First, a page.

To assess RV non-compaction in LVNC, the afore-mentioned novel parameters were determined. RV ED trabeculated area and RV ED trabeculated volume were higher in LVNC as compared to controls. Similarly, RV ED NC/C ratio in both long and short axis was increased in LVNC as compared to controls. However, it is questionable whether these differences represent an RV involvement since there was a major overlap with 70% of LVNC patients within the normal range. This is partially in line with another cohort of LVNC patients, where RV ED NC/C ratio in long axis was not increased as compared to a control group [22].

RV ED NC/C ratio in SAX and 4CH correlated significantly with the extent of LV non-compaction as assessed by a standardized protocol [27]. Similar to these results, another study described that apical trabecular thickness in the RV correlates with LV end-systolic NC/C ratio [22]. To exclude that the correlation was only due to the 1 patient with much higher NC/C ratios, the analysis was repeated without this patient. In the latter analysis, the correlation was still significant when RV ED NC/C ratio was measured in SAX while it was not significant thereafter when measured in 4CH. The reason for the more robust correlation with the SAX method may be related to the observation that RV NC/C SAX displays the maximal NC/C ratio of all RV segments (as CMR SAX covers the whole RV). In contrast, RV NC/C in 4CH only covers a small part of the RV free wall, which may not be representative for the whole RV.

The present findings suggest that (1) the RV may be affected in some patients with LVNC and that (2) RV ED NC/C ratio measured in short axis is a more reliable parameter for evaluating RV involvement than RV ED NC/C ratio measured in long axis. However, for all parameters of RV non- -compaction determined in this study, there is a major overlap between LVNC and controls, which seems to be related to the prominent trabeculation of the RV in normal individuals, and which renders the diagnosis of RV involvement in LVNC patients very difficult. It is almost impossible to define a diagnostic cutoff value for RV trabeculation with only 30% of LVNC patients above the upper limit of normal.

Interestingly, also for LV morphology, a recent study on the current CMR criteria for the diagnosis of LVNC describes a high variability and their prognostic value seems questionable [14]. This and the present findings suggest that a more comprehensive approach including LV and RV morphology as well as genetic and functional parameters may increase diagnostic accuracy. Further studies will be needed to examine this hypothesis.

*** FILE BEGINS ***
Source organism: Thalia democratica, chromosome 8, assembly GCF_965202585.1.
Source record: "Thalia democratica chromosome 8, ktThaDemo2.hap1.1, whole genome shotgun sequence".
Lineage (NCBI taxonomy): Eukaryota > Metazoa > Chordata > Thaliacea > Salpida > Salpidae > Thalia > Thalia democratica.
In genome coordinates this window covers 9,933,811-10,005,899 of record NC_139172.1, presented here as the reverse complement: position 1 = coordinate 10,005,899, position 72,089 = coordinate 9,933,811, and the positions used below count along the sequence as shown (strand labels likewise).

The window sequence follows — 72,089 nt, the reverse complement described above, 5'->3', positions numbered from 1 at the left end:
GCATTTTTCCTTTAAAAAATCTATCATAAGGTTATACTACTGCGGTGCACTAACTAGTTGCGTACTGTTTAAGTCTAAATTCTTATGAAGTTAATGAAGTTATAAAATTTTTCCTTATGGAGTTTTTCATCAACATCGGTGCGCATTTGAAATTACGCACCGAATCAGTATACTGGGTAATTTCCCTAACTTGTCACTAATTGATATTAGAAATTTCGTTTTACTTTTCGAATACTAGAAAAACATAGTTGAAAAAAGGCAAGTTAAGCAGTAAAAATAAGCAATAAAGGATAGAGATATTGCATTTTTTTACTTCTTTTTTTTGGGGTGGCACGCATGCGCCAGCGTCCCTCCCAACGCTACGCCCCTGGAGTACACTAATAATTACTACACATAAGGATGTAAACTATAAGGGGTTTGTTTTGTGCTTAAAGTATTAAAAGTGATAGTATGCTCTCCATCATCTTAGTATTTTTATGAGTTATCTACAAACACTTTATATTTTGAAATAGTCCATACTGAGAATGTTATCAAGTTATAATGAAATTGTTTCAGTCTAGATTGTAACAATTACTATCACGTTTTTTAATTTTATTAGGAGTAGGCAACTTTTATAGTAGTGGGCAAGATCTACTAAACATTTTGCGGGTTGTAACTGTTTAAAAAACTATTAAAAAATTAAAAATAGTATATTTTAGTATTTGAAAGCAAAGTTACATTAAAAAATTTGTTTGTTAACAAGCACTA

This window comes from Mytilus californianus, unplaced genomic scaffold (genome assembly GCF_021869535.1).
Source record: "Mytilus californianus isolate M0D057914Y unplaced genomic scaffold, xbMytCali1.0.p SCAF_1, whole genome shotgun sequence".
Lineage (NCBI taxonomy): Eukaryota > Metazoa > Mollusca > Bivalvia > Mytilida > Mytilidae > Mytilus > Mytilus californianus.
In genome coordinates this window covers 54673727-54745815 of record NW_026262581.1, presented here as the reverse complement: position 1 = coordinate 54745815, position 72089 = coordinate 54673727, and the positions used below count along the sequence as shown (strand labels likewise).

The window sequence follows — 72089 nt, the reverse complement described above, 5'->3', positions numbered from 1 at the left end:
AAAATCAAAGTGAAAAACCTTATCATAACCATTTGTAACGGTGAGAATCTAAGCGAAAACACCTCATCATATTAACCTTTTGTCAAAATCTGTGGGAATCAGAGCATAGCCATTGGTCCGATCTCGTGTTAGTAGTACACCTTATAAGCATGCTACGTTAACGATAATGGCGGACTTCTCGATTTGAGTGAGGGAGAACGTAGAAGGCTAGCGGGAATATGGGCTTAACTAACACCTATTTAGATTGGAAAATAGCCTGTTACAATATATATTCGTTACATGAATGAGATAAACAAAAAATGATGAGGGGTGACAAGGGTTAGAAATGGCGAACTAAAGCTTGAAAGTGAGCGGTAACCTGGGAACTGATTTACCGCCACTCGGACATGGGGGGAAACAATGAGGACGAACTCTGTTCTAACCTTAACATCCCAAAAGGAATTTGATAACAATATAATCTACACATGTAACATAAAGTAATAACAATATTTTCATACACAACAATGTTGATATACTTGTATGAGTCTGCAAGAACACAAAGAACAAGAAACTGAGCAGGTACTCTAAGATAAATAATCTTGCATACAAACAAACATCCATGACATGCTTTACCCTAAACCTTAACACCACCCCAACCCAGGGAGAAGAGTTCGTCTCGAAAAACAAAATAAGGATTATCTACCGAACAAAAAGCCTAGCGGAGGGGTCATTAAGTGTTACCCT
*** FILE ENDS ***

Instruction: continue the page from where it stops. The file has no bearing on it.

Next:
Cardiac magnetic resonance imaging and TTE provide similar quantitative data on RV size and function in LVNC patients suggesting that these parameters can be assessed by TTE in clinical routine, resulting in lower cost and avoiding problems related to implantable cardioverter-defibrillator and claustrophobia. In contrast, CMR is the method of choice for morphological assessment of RV trabeculations.

A limitation of this study is that LVNC is a very rare disease, accounting for the small number of patients. In addition, referral bias may have affected the results.

Conclusions

Some patients with LVNC may exhibit non--compaction of the RV myocardium with higher values for RV trabeculated area, RV trabeculated volume, and RV NC/C ratio as compared to control individuals. Consistent with this, the NC/C ratio exhibited a fair correlation between RV and LV. Nevertheless, there is substantial overlap with RV trabeculation in healthy individuals. Thus, quantification of RV trabeculation does not allow separation of LVNC form healthy individuals. Even though measurement of RV trabeculation may not serve as an independent diagnostic tool, it was thought, herein, that it improves the evaluation of LVNC patients. In the future it may serve as an additional parameter in comprehensive diagnostic and prognostic approaches possibly including LV and RV morphology as well as genetic and functional parameters.

Acknowledgments

The study was supported by the Swiss Heart Foundation.

Conflict of interest: None declared